The newest episode of the Paratus Report is out! In this episode, we’ll talk about the Coast Guard Cutter Polar Star’s recent deployment to Antarctica and say farewell to Coast Guard Cutter Sherman after nearly 50 years of service.
Tag: operation deep freeze
The capabilities of the United States military can assist scientific researchers discover more about our planet. One peacetime mission assisting in that realm is Operation Deep Freeze. Operation Deep Freeze is one of the military’s most challenging peacetime missions, as the environment in which the mission is conducted is harsh. Negotiating the frozen seas of the Antarctic region requires specialized equipment and skills, which is where the Coast Guard Cutter Polar Star comes in.
The Seattle-based Coast Guard Cutter Polar Star, the United States’ only heavy icebreaker has commenced its annual Operation Deep Freeze in contribution to the National Science Foundation (NSF)-managed U.S. Antarctic Program. The Polar Star’s job is to forcibly clear a path through frozen waters for supply ships headed to Antarctica’s logistics hub, McMurdo Station.
What started as a source of pride aboard the former Coast Guard Cutter Glacier in the mid 1970s, donning a red uniform ball cap, is now part of a right of passage for those who serve aboard icebreakers throughout the Coast Guard.
At the start of the new year, crewmembers from the Coast Guard Cutter Polar Star found themselves on the other side of the world, headed to one of the least hospitable places on Earth, Antarctica. Polar Star’s primary mission is to enable cargo ships to resupply the National Science Foundation’s McMurdo and Amundsen-Scott South Pole stations on the southernmost continent.
In short, there’s no single factor that makes the Coast Guard Cutter Polar Star’s icebreaking possible. It’s an art that began with the first sketches of its blueprint and is still being perfected each time a new ice pilot qualifies to drive the 399-foot cutter. Each winter (summer in the Southern Hemisphere, Polar Star’s normal operating area) the crew is run through an icy gauntlet that tests every element of the ship’s capability.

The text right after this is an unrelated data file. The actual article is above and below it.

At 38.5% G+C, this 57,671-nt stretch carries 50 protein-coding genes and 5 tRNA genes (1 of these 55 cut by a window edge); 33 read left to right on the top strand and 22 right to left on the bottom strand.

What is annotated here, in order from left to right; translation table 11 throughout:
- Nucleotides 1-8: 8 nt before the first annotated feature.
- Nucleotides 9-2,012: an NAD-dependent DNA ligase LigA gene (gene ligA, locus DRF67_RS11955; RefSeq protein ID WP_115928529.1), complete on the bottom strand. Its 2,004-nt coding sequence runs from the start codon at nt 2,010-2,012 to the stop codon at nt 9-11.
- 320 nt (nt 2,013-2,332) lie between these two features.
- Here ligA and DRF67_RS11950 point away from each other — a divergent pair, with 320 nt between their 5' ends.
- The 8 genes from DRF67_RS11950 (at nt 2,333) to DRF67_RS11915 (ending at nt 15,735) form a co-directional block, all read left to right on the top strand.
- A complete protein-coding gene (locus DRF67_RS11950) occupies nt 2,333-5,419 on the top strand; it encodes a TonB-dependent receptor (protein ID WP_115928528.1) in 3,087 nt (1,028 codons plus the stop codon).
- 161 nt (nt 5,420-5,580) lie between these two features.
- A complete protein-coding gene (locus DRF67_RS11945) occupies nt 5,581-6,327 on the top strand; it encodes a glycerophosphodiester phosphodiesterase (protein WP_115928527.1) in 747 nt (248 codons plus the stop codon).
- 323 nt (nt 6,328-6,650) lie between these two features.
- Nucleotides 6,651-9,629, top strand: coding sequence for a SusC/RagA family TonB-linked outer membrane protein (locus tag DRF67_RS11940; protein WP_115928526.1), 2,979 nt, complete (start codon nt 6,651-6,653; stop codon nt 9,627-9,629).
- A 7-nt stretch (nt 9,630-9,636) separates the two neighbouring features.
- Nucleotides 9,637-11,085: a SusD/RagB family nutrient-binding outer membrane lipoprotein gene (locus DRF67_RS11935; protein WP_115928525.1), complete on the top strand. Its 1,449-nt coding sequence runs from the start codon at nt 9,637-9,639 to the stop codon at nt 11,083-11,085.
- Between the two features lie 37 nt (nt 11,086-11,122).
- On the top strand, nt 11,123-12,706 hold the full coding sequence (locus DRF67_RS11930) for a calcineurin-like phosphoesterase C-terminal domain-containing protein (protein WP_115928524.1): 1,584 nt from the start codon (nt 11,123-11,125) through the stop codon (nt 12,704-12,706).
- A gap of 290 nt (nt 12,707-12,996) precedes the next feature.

We’ve all been through a fire drill or two. The screeching alarm starts, the teachers or office safety monitors lead us all to the nearest exit, and then we make sure everyone made it out. At worst it’s a hassle, and for the most part the drill makes sense. If the building you attend classes or work in is on fire, it’s nice to know the quickest route to the exit. Now imagine that your building is floating in the Southern Ocean. There is no neighborhood fire department, and the only way to evacuate is in an inflatable raft. Imagine that there’s a lot more to worry about, too: like too much of the Southern Ocean coming into the building.
The Coast Guard Cutter Polar Star crew pulled in their mooring lines and left Seattle over three months ago, as winter descended on their homeport. Through the Pacific Ocean, days turned into weeks and weeks into months. The icebreaker crossed into the Southern Hemisphere on a hot December day under the equatorial sun. Over the course of a month, summer faded into the perpetual chill of the Antarctic.
There’s no usual or routine for Operation Deep Freeze. At the bottom of the world, no matter your job, every day can bring a new problem to solve. Now the divers will be able to go home and pass off what they learned to next year’s dive team, who will take on the same mission and a new set of challenges.
Hopefully you have a better picture of what life is like aboard the Polar Star, and what it takes to operate it. The mission is still just beginning, so continue to check back as we look into the history and purpose of Operation Deep Freeze 2016, the art of icebreaking in Antarctica and many more glimpses into life on the south side of the planet.